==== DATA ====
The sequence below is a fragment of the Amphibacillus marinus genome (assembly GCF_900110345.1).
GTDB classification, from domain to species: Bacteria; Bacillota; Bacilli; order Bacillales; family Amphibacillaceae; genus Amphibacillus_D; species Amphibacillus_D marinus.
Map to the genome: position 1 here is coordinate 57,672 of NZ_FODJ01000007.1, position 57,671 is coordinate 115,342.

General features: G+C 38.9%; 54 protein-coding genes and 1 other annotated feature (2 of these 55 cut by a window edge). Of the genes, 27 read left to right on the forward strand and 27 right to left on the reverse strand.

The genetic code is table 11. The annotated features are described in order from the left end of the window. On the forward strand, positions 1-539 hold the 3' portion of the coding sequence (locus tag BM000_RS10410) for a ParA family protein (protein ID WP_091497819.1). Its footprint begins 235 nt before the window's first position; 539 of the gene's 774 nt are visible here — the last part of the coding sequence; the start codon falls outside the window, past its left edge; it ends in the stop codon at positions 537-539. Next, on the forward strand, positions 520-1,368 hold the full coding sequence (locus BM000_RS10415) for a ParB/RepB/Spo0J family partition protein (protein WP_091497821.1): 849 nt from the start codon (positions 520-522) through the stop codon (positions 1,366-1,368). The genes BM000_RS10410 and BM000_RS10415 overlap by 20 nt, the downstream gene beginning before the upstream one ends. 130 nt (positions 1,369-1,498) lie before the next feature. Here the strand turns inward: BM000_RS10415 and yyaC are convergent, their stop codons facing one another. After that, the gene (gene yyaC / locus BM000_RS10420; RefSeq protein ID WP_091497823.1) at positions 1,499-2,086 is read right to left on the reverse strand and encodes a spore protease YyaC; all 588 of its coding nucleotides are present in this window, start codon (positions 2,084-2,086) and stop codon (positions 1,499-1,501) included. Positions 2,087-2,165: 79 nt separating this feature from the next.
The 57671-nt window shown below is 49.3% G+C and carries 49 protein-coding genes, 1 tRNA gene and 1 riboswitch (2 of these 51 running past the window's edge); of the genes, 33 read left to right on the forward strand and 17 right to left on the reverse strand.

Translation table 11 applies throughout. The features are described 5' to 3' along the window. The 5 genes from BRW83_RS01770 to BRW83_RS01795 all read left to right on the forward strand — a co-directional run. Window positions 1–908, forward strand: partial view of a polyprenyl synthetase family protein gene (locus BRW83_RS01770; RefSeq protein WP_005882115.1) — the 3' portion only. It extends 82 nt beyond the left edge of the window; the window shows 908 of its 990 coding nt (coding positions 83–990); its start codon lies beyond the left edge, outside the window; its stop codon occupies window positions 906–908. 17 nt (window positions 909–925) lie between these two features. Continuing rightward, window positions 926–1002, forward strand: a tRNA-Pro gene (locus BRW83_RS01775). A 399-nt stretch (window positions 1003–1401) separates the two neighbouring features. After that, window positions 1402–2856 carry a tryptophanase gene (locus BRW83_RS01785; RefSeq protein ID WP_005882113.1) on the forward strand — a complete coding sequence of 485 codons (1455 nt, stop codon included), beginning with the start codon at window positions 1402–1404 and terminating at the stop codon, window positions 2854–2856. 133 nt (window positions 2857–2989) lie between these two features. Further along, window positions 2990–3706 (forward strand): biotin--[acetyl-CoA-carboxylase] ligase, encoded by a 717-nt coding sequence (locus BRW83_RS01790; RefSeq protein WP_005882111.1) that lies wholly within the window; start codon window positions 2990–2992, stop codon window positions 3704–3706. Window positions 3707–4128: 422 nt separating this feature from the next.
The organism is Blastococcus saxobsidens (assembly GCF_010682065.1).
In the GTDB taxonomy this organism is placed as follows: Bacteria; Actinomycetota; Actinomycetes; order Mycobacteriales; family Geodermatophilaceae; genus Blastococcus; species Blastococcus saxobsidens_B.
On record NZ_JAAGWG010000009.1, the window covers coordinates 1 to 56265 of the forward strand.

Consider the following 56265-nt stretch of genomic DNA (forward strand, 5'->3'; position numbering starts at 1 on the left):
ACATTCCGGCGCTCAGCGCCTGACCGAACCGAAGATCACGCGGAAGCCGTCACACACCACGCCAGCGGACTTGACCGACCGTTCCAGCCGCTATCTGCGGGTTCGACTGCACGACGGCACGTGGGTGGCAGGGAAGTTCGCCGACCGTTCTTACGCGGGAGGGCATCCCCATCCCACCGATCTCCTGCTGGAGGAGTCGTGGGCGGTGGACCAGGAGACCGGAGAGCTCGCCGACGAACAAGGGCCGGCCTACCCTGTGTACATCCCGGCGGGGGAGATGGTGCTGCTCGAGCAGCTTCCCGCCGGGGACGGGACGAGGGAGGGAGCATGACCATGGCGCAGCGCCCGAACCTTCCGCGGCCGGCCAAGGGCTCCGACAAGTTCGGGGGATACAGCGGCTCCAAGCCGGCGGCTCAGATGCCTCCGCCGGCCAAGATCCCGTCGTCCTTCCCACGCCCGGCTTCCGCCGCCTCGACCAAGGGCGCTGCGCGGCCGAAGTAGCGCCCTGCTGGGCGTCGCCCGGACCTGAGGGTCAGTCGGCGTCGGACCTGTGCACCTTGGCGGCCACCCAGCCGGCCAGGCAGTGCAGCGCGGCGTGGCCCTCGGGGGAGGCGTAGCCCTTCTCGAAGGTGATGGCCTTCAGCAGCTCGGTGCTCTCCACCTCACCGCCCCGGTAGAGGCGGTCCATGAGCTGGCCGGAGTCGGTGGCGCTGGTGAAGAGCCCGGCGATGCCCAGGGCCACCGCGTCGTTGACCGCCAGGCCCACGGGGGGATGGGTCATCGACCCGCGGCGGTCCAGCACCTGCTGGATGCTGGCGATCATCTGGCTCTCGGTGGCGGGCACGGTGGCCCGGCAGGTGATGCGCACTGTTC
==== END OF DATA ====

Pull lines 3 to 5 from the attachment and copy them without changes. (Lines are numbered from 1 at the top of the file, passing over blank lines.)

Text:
Map to the genome: position 1 here is coordinate 57,672 of NZ_FODJ01000007.1, position 57,671 is coordinate 115,342.

General features: G+C 38.9%; 54 protein-coding genes and 1 other annotated feature (2 of these 55 cut by a window edge). Of the genes, 27 read left to right on the forward strand and 27 right to left on the reverse strand.

The genetic code is table 11. The annotated features are described in order from the left end of the window. On the forward strand, positions 1-539 hold the 3' portion of the coding sequence (locus tag BM000_RS10410) for a ParA family protein (protein ID WP_091497819.1). Its footprint begins 235 nt before the window's first position; 539 of the gene's 774 nt are visible here — the last part of the coding sequence; the start codon falls outside the window, past its left edge; it ends in the stop codon at positions 537-539. Next, on the forward strand, positions 520-1,368 hold the full coding sequence (locus BM000_RS10415) for a ParB/RepB/Spo0J family partition protein (protein WP_091497821.1): 849 nt from the start codon (positions 520-522) through the stop codon (positions 1,366-1,368). The genes BM000_RS10410 and BM000_RS10415 overlap by 20 nt, the downstream gene beginning before the upstream one ends. 130 nt (positions 1,369-1,498) lie before the next feature. Here the strand turns inward: BM000_RS10415 and yyaC are convergent, their stop codons facing one another. After that, the gene (gene yyaC / locus BM000_RS10420; RefSeq protein ID WP_091497823.1) at positions 1,499-2,086 is read right to left on the reverse strand and encodes a spore protease YyaC; all 588 of its coding nucleotides are present in this window, start codon (positions 2,084-2,086) and stop codon (positions 1,499-1,501) included. Positions 2,087-2,165: 79 nt separating this feature from the next.